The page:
Behind the Book with The Elusive Wife, The Duke’s Quandary, and Callie Hutton


Oftentimes I’m asked where do I get the ideas for my books. The answer is an easy one.


Ideas spring from a song on the radio, a book I’m reading, a dream, a movie, or a conversation between two people while waiting in the line at the store.

The idea for The Elusive Wife, the first book in my Marriage Mart Mayhem, series came from the name of a little girl sitting in front of me in church. Once I heard her mother call her “Olivia” the entire story came to me. Instead of listening to the pastor preach, I outlined the book on the back of a blank check.

My most recent release, The Duke’s Quandary, book number two in the series, was somewhat planned when I wrote the first one. Drake, the Duke of Manchester is best friends with the Earl of Coventry in The Elusive Wife. I knew when I wrote that first story that Drake would have his tale next.

But how could I torture him in his story? He had to have a heroine the exact opposite of him. He was a really nice guy in The Elusive Wife, but I didn’t want a nasty heroine. So—I made circumstances in Drake’s life different, therefore, he was different. A bit high in the instep, unsure of himself, and trying hard to hide it. Now I could create a heroine who would be his nemesis.

Years ago I saw a movie with Elaine May and Walter Matthau, called A New Leaf. Elaine May played the bumbling, unsophisticated botanist Henrietta Lowell. I DukesQuandary_500rented the movie to refresh my memory, and halfway through I knew I had my heroine—Penelope Clayton, shy, accident-prone botanist.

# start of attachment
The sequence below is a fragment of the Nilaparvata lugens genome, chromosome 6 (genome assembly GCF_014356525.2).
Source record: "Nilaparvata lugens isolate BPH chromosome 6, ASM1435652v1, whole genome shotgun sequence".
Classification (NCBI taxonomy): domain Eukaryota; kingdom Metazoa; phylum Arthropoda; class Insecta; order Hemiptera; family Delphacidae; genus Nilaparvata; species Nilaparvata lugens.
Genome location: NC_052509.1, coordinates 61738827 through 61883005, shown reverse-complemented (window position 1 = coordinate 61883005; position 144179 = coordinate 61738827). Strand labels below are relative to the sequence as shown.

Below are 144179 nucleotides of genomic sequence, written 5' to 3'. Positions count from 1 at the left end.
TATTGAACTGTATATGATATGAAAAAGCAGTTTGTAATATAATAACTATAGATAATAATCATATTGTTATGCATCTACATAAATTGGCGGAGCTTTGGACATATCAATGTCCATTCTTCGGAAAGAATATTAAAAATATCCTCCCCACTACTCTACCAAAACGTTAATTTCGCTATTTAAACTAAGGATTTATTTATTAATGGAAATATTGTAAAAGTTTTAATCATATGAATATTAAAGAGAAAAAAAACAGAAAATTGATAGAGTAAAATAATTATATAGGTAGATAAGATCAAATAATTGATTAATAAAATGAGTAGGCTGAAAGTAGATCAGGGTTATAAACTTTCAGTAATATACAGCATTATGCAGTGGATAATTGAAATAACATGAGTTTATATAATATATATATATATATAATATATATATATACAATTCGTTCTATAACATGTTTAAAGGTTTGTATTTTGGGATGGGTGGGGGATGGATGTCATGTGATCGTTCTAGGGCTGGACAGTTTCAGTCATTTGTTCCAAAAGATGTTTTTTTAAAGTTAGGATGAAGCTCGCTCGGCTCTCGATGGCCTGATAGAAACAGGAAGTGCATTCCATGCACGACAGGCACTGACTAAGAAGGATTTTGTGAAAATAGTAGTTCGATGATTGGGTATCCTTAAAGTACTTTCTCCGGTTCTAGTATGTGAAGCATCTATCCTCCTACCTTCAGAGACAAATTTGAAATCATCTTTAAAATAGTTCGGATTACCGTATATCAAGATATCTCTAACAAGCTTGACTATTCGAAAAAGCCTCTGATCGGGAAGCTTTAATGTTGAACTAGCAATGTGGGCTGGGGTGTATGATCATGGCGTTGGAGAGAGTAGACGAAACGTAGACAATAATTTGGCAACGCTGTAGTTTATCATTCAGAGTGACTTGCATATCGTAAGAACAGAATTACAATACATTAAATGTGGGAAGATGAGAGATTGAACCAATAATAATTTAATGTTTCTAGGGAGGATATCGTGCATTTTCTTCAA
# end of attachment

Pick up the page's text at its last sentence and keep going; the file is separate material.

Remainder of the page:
The Duke’s Quandary is nothing like A New Leaf (in that story he marries the botanist with the intent of killing her—that would never work in my story), but the female characters are similar.

I learned more about botany that I probably wanted to, but in the process of my research I corresponded with a very nice lady from The Linnean Society in London—which is woven into my story. She gave me some very interesting information about the society. Including the fact that author Beatrix Potter wrote a paper for the organization, but was unable to present it because women were not allowed membership.

Coming up with story ideas is easy enough, it’s finding the time to write them all that’s a challenge!

~Callie Hutton


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